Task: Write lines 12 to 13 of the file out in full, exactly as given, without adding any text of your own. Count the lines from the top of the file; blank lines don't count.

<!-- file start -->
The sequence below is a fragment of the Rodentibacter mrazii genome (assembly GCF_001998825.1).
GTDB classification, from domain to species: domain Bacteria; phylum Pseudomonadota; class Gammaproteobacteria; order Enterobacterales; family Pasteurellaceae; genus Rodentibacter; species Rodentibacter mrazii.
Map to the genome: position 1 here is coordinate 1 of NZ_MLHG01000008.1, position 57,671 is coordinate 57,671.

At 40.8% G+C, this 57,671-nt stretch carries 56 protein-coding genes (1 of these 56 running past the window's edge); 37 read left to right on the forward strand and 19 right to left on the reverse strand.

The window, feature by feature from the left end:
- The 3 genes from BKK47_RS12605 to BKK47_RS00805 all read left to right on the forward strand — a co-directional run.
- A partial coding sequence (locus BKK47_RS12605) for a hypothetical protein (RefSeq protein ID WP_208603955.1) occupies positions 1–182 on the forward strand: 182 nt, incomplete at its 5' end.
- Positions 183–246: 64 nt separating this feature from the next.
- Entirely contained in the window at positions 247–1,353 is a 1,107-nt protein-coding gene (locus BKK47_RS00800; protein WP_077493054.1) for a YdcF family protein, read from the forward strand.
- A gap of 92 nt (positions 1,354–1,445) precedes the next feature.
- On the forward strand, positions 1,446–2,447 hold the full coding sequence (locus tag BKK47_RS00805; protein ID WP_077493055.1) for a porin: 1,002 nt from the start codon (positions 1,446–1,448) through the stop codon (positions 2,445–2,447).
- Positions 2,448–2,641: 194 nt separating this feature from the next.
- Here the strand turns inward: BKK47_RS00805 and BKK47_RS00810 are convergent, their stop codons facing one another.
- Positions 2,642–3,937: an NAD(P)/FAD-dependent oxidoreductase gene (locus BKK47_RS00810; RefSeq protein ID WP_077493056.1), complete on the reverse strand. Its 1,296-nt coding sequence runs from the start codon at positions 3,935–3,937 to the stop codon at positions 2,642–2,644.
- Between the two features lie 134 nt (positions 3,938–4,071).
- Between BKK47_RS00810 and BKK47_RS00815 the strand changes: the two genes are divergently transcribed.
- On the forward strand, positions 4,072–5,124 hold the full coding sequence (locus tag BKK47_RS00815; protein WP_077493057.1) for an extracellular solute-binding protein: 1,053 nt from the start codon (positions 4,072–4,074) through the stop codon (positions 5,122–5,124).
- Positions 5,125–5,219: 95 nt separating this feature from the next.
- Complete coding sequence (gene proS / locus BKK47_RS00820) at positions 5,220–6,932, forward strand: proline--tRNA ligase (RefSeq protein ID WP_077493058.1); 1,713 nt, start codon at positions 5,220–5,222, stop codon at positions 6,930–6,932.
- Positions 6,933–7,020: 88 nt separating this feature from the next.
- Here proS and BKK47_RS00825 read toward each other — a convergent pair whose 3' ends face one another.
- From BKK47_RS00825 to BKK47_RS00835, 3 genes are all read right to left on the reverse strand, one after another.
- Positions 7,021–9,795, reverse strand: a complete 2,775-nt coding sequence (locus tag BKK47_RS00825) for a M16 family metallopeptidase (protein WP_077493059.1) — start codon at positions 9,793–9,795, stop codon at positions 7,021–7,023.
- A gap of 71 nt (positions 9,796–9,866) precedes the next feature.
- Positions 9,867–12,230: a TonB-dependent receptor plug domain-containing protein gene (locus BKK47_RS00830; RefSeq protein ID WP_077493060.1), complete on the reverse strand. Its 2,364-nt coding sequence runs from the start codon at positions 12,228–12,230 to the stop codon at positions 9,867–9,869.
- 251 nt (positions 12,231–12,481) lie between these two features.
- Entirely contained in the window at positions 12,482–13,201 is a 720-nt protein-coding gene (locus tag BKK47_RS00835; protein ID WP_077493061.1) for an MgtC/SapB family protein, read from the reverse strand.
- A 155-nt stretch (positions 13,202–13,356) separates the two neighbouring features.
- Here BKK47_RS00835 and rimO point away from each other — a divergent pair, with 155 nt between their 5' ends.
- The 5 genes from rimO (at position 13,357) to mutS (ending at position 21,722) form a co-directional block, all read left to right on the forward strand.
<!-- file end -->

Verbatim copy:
- Positions 2,448–2,641: 194 nt separating this feature from the next.
- Here the strand turns inward: BKK47_RS00805 and BKK47_RS00810 are convergent, their stop codons facing one another.